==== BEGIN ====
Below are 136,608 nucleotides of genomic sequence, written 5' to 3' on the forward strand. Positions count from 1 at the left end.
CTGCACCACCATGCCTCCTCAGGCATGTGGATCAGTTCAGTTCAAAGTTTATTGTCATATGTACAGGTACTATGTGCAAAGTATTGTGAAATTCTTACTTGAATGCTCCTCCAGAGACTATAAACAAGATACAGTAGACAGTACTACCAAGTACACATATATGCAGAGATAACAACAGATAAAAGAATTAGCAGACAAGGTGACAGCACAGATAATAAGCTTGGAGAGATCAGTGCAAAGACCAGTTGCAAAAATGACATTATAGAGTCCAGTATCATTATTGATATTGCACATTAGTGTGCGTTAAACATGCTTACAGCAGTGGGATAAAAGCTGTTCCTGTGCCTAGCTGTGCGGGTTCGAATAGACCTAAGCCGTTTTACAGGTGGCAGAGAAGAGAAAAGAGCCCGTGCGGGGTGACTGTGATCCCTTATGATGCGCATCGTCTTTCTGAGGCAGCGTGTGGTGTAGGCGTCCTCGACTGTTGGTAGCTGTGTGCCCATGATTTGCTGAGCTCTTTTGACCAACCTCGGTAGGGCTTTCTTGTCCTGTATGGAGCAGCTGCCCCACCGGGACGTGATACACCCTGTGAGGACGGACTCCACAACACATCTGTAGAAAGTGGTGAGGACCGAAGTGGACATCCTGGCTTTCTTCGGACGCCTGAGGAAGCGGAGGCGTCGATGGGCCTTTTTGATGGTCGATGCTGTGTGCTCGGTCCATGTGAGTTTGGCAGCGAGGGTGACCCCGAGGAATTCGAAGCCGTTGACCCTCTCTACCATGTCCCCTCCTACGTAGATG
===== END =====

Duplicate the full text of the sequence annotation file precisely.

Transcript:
Below are 136,608 nucleotides of genomic sequence, written 5' to 3' on the forward strand. Positions count from 1 at the left end.
CTGCACCACCATGCCTCCTCAGGCATGTGGATCAGTTCAGTTCAAAGTTTATTGTCATATGTACAGGTACTATGTGCAAAGTATTGTGAAATTCTTACTTGAATGCTCCTCCAGAGACTATAAACAAGATACAGTAGACAGTACTACCAAGTACACATATATGCAGAGATAACAACAGATAAAAGAATTAGCAGACAAGGTGACAGCACAGATAATAAGCTTGGAGAGATCAGTGCAAAGACCAGTTGCAAAAATGACATTATAGAGTCCAGTATCATTATTGATATTGCACATTAGTGTGCGTTAAACATGCTTACAGCAGTGGGATAAAAGCTGTTCCTGTGCCTAGCTGTGCGGGTTCGAATAGACCTAAGCCGTTTTACAGGTGGCAGAGAAGAGAAAAGAGCCCGTGCGGGGTGACTGTGATCCCTTATGATGCGCATCGTCTTTCTGAGGCAGCGTGTGGTGTAGGCGTCCTCGACTGTTGGTAGCTGTGTGCCCATGATTTGCTGAGCTCTTTTGACCAACCTCGGTAGGGCTTTCTTGTCCTGTATGGAGCAGCTGCCCCACCGGGACGTGATACACCCTGTGAGGACGGACTCCACAACACATCTGTAGAAAGTGGTGAGGACCGAAGTGGACATCCTGGCTTTCTTCGGACGCCTGAGGAAGCGGAGGCGTCGATGGGCCTTTTTGATGGTCGATGCTGTGTGCTCGGTCCATGTGAGTTTGGCAGCGAGGGTGACCCCGAGGAATTCGAAGCCGTTGACCCTCTCTACCATGTCCCCTCCTACGTAGATG